As we continue this Great Lent journey, there have been some amazing meditations in the blog world about the Sunday’s of Great Lent as it relates to mission and love: goCoptic’s Prodigal Son post by Fr. Abraham and the Samaritan Woman by author Mireille Mishriky. I would like to add my own humble meditation to these great writers about this past Sunday of the Great Lent. And it is all about MY WORDS.
This past Sunday we celebrated the Feast of Annunciation. We read about a beautiful dialogue between two. Archangel Gabriel shares the good news to our Mother, St. Mary, that God is with her and she will bear the King of the world, who will save us. He greets her in a joyous way:
“Rejoice, highly favored one, the Lord is with you; blessed are you among women!” Luke 1:28
St. Mary’s words are a humble and beautiful response of the state of her heart:
“Behold the maidservant of the Lord! Let it be to me according to your word.” Luke 1:38
St. Mary shows us this verse exemplified: Out of the abundance of the heart the mouth speaks. Matthew 12:34
She shares words that come from her heart – humble and ready to accept God’s will in her life at any cost. Later, in her dialogue with Elizabeth, she gives a beautiful meditation of a praise to God using the Word of God. If the heart is filled with God, the words that we speak will naturally come out of our mouths.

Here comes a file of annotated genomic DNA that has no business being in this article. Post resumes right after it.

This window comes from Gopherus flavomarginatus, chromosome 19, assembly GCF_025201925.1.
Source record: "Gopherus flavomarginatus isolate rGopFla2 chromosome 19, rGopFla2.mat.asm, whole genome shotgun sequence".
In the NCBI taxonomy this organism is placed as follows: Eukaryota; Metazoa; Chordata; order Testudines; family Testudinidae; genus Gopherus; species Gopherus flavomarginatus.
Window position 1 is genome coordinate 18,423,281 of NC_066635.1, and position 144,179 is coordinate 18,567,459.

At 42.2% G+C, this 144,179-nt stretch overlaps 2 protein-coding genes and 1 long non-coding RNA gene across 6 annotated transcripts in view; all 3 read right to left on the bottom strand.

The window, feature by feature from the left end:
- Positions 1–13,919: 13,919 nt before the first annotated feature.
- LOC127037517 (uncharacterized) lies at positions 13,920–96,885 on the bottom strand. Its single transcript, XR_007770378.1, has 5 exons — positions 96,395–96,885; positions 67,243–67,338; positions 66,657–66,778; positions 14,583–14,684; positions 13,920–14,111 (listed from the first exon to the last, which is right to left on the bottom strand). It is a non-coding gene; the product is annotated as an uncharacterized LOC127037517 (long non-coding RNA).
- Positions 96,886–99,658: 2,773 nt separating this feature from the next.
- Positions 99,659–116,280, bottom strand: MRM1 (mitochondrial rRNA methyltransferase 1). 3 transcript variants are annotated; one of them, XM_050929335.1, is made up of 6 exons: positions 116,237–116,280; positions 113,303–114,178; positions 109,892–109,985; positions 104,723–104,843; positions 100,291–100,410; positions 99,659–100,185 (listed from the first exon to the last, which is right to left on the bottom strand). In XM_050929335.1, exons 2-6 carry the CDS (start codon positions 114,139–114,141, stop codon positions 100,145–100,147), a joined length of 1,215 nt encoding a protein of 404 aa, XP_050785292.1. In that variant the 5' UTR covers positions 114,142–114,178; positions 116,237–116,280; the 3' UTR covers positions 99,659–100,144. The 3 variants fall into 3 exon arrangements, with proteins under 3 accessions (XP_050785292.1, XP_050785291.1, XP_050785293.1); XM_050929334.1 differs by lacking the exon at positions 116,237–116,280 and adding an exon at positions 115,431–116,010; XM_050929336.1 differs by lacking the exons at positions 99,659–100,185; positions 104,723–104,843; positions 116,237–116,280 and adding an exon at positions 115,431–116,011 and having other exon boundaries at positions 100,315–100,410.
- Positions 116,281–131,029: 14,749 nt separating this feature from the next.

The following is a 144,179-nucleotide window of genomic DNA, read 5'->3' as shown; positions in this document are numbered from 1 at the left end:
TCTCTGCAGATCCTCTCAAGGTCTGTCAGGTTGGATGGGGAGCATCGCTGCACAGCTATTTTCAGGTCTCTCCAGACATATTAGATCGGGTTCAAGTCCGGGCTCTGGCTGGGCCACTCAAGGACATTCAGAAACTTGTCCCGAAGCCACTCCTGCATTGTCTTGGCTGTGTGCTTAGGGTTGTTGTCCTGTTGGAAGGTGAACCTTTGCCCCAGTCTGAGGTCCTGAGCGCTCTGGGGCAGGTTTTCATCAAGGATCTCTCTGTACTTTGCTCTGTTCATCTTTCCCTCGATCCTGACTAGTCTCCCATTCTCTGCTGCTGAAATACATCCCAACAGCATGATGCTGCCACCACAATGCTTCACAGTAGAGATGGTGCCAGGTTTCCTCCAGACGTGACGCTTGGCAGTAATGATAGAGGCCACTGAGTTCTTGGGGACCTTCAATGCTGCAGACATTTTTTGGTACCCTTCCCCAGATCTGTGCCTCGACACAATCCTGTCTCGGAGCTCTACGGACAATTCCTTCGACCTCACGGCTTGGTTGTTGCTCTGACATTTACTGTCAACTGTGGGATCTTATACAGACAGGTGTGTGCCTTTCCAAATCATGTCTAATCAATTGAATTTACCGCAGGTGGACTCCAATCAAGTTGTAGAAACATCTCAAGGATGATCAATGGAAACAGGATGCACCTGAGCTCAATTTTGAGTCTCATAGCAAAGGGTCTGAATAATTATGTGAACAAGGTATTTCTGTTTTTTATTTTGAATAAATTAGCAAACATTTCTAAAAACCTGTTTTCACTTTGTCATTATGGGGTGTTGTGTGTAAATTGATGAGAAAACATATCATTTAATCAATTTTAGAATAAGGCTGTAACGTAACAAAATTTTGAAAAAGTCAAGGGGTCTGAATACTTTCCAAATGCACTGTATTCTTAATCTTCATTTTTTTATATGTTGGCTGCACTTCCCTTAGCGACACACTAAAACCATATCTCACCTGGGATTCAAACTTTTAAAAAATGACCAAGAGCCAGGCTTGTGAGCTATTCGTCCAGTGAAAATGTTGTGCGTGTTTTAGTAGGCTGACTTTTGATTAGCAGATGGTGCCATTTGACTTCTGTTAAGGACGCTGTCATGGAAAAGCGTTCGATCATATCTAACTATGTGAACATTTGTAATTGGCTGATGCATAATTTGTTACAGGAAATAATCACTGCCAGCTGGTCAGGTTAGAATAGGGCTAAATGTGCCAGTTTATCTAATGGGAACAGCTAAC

Being a mother of two young children, I often threaten them saying, “I’m going to wash your mouths out with soap!” Even priest’s kids need confession too! And surprisingly, they are not perfect! So, they mess up with their language, fighting words, and rudeness.
As I tell my children to wash their mouths out with soap, they are not finished. There needs to be a washing of their hearts as well.
What I have realized is that my children are not the only ones who have to do a washing out of their mouths and hearts. If I am honest with myself, my words need a bit of fixing too!
I am guilty many times over with my words. My words have indirectly or directly injured my husband, my children, church leaders, church members and too many more to count. My heart weighs heavy on those I have destroyed. And it is not limited to those I personally know. Sometimes I use harsh words to those in the customer service industry. I have expectations at my coffee shop, restaurants, banks and stores. And if people don’t meet those expectations, they know it. But not in a gentle way to improve their services, but in a harsh, destroying-type way. How can I reach out to people around me if I behave like that? Is mission only limited to those in my workplace or school and not extended to anyone that I meet? Definitely not!
And when I make a mistake, and I make them often, I do the best I can to say Sorry. That is one word that heals and redeems. Let’s not be prideful enough to say it. To our parents, spouses, children, community.
One thing prayer and fasting in this Lenten Journey can help us with is to examine the words from our mouths. Do I need to wash my mouth out with soap? Do I need to wash my heart?
Let no corrupt word proceed out of your mouth, but what is good for necessary edification, that it may impart grace to the hearers.